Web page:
Since there are more people in Medellin wanting to study or work than there are places to accommodate them, the government has been assisting them in the creation of their own enterprises through micro-grants and entrepreneurship programs. These are the types of action that have benefited Medellin in the international eye as this article in The Guardian explains… which doesn’t forget the mandatory reference to the city’s past:
However, one important aspect of development strategy today, mainly taking place locally, involves trying to ensure future development outcomes are as equitable, sustainable and pro-poor as possible. A pioneer in this regard is Medellín, in Colombia. Once known as the most violent city on Earth, thanks to its narco-wars and paramilitary violence, Medellín has become something of a laboratory for heterodox local economic development policies paying very real economic and social development dividends, especially for the poor. A new paradigm of community-driven local economic development policy is perhaps in the making, with four key areas gaining ground.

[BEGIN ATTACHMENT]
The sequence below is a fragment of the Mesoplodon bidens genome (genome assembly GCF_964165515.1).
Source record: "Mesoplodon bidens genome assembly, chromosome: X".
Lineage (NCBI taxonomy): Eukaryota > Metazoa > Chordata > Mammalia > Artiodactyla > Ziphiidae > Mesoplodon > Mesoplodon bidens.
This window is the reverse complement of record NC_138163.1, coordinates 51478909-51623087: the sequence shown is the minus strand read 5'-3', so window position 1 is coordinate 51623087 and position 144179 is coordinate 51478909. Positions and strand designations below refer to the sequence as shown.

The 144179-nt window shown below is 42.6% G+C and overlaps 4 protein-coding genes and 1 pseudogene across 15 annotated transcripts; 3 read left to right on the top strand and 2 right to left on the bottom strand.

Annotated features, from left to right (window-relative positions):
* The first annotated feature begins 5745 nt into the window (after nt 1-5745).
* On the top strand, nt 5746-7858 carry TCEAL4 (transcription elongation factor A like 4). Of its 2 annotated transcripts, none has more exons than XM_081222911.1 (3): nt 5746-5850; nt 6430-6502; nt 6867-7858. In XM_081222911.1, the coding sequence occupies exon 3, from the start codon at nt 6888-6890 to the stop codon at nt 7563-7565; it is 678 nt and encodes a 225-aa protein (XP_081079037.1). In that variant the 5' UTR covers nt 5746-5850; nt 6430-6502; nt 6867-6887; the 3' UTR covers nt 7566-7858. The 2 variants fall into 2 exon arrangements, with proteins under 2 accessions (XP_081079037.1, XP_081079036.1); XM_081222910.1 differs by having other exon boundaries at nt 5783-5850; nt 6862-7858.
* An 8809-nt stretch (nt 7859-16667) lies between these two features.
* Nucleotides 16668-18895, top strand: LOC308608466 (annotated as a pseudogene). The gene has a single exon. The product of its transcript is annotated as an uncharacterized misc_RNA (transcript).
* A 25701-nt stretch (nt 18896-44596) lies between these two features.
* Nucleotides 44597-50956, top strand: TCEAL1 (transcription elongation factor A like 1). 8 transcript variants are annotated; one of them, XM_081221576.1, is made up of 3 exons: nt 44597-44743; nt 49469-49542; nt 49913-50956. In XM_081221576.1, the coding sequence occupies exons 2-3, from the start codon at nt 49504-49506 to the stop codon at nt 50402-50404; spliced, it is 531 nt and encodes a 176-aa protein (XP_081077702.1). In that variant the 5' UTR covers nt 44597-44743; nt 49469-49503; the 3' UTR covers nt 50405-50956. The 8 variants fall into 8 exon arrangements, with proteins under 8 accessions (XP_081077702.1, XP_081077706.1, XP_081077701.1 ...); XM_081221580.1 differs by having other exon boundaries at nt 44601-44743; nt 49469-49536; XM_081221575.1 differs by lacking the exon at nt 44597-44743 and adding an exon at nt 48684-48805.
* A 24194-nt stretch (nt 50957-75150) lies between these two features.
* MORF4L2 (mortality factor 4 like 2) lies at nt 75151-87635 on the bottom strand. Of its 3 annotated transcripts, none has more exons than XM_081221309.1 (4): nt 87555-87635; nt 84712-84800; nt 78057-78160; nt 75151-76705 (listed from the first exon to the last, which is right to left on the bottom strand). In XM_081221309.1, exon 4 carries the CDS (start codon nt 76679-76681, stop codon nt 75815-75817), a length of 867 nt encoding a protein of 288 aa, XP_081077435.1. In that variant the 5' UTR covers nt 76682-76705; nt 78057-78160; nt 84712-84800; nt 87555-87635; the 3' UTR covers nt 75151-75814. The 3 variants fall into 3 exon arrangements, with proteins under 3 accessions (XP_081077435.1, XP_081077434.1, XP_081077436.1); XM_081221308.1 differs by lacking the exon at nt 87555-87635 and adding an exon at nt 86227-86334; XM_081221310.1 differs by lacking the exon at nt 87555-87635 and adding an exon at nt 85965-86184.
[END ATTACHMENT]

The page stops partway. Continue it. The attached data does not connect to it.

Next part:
It’s hard for businesses to thrive in Medellin, in what the article calls the “chasita economy”, where unproductive informal micro-enterprises fill the streets but don’t survive or thrive. People working 16 hour days to sell their goods on the streets are working hard… but they aren’t seeing results, and, to give it credit, the government is indeed working on solutions to address this. In the meantime, these workers perhaps see their neighbors making easy money: through new pyramid schemes, prostitution, petty crime and robbery, drug trafficking or other shady or criminal activities. This is all happening in a city that is being lauded internationally for its transformation, and where businesses are rewarded for being lucrative and productive, not for the sheer hard work put into them. No wonder citizens are confused.
We live in a city and culture that prizes hard workers, yes, but only if they are successful. So whenever a story comes out like the one last week from El País in Spain about the 5,000 assassins for hire in Medellin, the success on which we’ve based our prestige as a city takes a tumble, and the city feels attacked [es] and unfairly portrayed [es] The “transformation” story doesn’t sell as well if things stay the same. The makeover is not complete.
Medellin will need to start telling a different story, for itself and for its citizens. A story of hard work, constant struggles and uncertain futures. One that prizes progress, even if it is just in small steps, and recognizes that success is not to be gauged in terms of fame and money alone.